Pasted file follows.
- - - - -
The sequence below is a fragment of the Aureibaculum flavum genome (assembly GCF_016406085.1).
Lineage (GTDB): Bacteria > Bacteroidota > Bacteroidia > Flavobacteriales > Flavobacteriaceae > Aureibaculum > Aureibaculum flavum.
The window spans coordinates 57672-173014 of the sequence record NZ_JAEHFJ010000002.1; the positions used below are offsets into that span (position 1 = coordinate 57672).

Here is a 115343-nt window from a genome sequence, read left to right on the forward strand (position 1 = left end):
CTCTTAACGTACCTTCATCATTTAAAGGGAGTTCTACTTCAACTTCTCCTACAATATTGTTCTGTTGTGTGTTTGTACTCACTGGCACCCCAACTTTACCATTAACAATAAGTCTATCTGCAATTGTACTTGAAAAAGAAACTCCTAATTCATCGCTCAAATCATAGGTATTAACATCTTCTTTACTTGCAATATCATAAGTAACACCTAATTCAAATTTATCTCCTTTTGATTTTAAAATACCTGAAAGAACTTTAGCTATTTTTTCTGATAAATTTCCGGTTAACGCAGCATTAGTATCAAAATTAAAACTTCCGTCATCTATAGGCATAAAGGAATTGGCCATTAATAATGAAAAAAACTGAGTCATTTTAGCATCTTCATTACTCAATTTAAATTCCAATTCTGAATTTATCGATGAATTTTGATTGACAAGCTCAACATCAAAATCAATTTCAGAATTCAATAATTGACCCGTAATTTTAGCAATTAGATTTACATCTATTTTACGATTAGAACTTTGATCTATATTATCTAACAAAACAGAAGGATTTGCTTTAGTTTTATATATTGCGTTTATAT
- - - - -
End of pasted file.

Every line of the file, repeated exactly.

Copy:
The sequence below is a fragment of the Aureibaculum flavum genome (assembly GCF_016406085.1).
Lineage (GTDB): Bacteria > Bacteroidota > Bacteroidia > Flavobacteriales > Flavobacteriaceae > Aureibaculum > Aureibaculum flavum.
The window spans coordinates 57672-173014 of the sequence record NZ_JAEHFJ010000002.1; the positions used below are offsets into that span (position 1 = coordinate 57672).

Here is a 115343-nt window from a genome sequence, read left to right on the forward strand (position 1 = left end):
CTCTTAACGTACCTTCATCATTTAAAGGGAGTTCTACTTCAACTTCTCCTACAATATTGTTCTGTTGTGTGTTTGTACTCACTGGCACCCCAACTTTACCATTAACAATAAGTCTATCTGCAATTGTACTTGAAAAAGAAACTCCTAATTCATCGCTCAAATCATAGGTATTAACATCTTCTTTACTTGCAATATCATAAGTAACACCTAATTCAAATTTATCTCCTTTTGATTTTAAAATACCTGAAAGAACTTTAGCTATTTTTTCTGATAAATTTCCGGTTAACGCAGCATTAGTATCAAAATTAAAACTTCCGTCATCTATAGGCATAAAGGAATTGGCCATTAATAATGAAAAAAACTGAGTCATTTTAGCATCTTCATTACTCAATTTAAATTCCAATTCTGAATTTATCGATGAATTTTGATTGACAAGCTCAACATCAAAATCAATTTCAGAATTCAATAATTGACCCGTAATTTTAGCAATTAGATTTACATCTATTTTACGATTAGAACTTTGATCTATATTATCTAACAAAACAGAAGGATTTGCTTTAGTTTTATATATTGCGTTTATAT